I arrived home today to find my invitation or announcement for the 75th Anisfeld-Wolf Book Awards in the mail! Yippee!!! I immediately ordered my tickets!
The Awards will be presented on
Tuesday, September 14th at Severance Hall, 11001 Euclid Ave. in Cleveland.
received national notoriety last year with the penning of Praise Song for the Day the poem read during the Inaugural ceremonies for President Barack Obama. Alexander will receive the Lifetime Achievement in Poetry.
Novelist Kamila Shamsie will be honored for her latest work Burnt Shadows,
published in 2009 by Bloomsbury Publishing. On its author Website, Bloomsbury describes the novel as “an epic narrative of disasters evaded and confronted, loyalities offered and repaid, and loves rewarded and betrayed.” A native of Pakistan, Shamsie is also the aut
hor of In the City by the Sea, Kartography, Salt and Saffron and Broken Verses.
Receiving the Lifetime Achievement Award in Non-Fiction is William Julius Wilson. In describing Wilson, the press information states, “Wilson is the author of a number of c
ritically acclaimed and culturally challenging works, including the 1978 publication The Declining Significance of Race: Blacks and Changing American Institutions. In this work, Wilson argued that the significance
of race was declining and an African-American’s class was comparatively more important in determining his or her chances in life. His most recent book, More Than Just Race: Being Black and Poor in the Inner City, was published in 2009. A sociologist, Wilson holds a Ph.D. from Washington State University. In 1996 he joined the faculty at Harvard University, where he is among an exclusive group to hold the highest professional distinction of University Professor. Among his many honors, he is a recipient of the Burton Gordon Feldman Awards for “outstanding contributions in the field of public policy.”
Rounding out the honorees is Oprah Winfrey receiving the Lifetime Achievement A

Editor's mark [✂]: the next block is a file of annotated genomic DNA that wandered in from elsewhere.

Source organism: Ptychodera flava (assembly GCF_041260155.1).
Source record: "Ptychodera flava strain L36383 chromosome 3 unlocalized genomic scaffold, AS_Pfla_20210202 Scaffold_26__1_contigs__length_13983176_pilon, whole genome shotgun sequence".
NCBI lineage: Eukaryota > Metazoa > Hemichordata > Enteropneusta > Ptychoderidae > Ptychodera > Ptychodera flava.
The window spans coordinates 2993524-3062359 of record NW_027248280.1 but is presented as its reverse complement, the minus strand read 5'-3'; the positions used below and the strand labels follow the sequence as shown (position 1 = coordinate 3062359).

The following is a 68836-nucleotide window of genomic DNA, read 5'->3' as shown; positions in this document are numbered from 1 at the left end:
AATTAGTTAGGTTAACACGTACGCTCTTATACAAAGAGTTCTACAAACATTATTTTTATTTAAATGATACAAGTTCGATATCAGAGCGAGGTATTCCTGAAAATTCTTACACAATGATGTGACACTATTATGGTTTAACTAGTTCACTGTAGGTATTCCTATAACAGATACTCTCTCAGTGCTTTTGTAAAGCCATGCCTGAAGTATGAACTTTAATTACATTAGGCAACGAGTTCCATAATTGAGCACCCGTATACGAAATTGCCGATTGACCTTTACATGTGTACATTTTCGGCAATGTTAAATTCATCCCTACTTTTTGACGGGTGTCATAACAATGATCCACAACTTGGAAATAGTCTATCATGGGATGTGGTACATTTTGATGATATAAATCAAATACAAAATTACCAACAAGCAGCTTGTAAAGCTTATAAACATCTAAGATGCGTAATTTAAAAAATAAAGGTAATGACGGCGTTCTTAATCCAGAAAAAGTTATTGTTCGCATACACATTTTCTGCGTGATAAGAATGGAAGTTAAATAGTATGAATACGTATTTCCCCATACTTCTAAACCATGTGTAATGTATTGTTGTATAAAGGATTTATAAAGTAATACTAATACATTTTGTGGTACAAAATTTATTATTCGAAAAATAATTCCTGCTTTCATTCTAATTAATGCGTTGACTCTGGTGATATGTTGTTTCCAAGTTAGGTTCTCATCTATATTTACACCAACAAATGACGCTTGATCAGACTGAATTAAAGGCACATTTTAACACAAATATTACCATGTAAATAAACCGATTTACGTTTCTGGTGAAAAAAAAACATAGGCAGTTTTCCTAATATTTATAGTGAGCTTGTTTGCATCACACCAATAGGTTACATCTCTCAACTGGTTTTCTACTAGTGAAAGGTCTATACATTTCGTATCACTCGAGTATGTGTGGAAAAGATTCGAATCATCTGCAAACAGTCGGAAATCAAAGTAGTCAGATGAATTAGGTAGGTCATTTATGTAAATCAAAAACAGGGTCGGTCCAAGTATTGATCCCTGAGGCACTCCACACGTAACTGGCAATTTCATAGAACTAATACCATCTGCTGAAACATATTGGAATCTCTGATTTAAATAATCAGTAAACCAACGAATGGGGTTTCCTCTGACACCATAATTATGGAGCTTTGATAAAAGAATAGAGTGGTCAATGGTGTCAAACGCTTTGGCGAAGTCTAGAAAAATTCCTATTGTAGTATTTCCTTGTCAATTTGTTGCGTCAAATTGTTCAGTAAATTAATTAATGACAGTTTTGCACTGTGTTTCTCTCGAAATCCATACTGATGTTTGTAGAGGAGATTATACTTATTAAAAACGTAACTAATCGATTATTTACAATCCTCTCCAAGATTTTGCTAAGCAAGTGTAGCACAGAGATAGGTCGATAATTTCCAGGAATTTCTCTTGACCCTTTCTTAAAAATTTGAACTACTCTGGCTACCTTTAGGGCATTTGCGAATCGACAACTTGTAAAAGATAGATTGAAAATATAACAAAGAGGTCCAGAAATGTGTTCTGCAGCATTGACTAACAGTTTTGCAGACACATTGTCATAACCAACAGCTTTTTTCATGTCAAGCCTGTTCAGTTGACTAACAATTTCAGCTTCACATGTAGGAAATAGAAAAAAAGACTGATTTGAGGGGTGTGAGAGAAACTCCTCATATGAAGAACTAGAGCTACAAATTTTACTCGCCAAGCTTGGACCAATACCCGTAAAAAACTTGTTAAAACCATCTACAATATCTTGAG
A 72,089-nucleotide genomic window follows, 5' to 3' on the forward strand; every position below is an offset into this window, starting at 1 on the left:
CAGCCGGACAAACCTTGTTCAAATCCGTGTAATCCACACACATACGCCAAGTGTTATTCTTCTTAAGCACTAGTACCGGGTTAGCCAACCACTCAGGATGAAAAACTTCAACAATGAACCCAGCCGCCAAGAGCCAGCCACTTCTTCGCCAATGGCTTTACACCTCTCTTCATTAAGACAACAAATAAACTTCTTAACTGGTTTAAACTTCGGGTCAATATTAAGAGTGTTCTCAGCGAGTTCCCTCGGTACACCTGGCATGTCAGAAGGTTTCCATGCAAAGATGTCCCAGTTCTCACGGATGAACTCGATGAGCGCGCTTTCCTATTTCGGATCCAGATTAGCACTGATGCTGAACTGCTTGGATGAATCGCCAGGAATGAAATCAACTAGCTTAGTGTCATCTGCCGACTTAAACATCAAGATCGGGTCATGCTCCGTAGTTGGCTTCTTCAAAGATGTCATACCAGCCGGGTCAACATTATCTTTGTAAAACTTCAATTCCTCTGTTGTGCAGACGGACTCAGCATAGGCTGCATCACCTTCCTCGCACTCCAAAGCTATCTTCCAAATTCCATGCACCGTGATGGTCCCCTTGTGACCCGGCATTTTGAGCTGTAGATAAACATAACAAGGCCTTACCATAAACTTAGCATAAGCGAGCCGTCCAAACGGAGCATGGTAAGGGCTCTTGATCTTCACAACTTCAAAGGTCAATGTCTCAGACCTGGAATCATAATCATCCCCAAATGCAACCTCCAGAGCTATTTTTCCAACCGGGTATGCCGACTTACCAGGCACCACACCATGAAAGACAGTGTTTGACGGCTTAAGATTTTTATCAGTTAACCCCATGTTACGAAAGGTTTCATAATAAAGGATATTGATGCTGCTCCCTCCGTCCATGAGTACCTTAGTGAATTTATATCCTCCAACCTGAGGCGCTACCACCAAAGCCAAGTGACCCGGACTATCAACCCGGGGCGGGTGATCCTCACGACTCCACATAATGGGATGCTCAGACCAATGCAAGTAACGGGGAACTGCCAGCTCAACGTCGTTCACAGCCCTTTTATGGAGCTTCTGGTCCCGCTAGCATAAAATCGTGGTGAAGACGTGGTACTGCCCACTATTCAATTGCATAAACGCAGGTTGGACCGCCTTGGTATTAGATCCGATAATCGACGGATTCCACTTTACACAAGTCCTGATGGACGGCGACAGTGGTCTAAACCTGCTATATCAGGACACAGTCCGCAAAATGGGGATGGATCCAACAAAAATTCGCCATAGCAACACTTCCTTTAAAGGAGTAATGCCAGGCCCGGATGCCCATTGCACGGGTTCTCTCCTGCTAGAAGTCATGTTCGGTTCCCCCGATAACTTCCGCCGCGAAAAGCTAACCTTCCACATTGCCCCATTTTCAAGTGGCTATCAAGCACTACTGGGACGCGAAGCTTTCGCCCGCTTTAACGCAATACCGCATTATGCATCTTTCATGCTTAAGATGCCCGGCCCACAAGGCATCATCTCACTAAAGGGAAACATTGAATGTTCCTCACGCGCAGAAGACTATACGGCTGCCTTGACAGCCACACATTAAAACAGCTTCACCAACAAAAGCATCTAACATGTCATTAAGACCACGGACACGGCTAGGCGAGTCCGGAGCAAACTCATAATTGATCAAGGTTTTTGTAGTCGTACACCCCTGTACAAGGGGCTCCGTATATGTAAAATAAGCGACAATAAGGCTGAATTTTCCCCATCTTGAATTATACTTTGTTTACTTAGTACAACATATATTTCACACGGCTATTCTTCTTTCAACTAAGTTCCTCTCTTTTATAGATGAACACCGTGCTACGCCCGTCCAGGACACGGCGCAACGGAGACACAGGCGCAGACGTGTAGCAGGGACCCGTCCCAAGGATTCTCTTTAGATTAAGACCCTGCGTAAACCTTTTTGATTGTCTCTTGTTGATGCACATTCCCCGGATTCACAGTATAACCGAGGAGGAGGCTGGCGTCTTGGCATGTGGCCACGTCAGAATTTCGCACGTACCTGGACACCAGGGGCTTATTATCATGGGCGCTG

ward. In announcing Winfrey’s selection the Wolf jury notes, “Winfrey, often called the “most influential woman in the world,” is a television host, businesswoman, and philanthropist. Her difficult childhood – born out of wedlock, raised in poverty, sexually abused – is well documented and she is widely respected for overcoming hardship. Through her television talk show, Winfrey launched Oprah’s Book Club and single-handedly brought the joys of reading to millions of people around the world and re-engaged those whose interest may have waned over time. Her commitment to issues of diversity and human cultures runs through the topics she addresses on her show, the books she recommends, and the cultural arts she financially supports, including the 2009 movie Precious: Based on the Novel ‘Push’ by Sapphire and the Broadway production of The Color Purple.”
Previous winners of the prize which “remains the only juried American literary competition devoted to recognizing books that have made an important contribution to society’s understanding of racism and the diversity of human cultures” include Toni Morrison, Edwidge Danticat, Junot Diaz, Gwendolyn Brooks and Ayaan Hirsi Ali. The Prize was established in 1963 by Elizabeth Anisfeld Wolf.
For more information on the Awards visit here.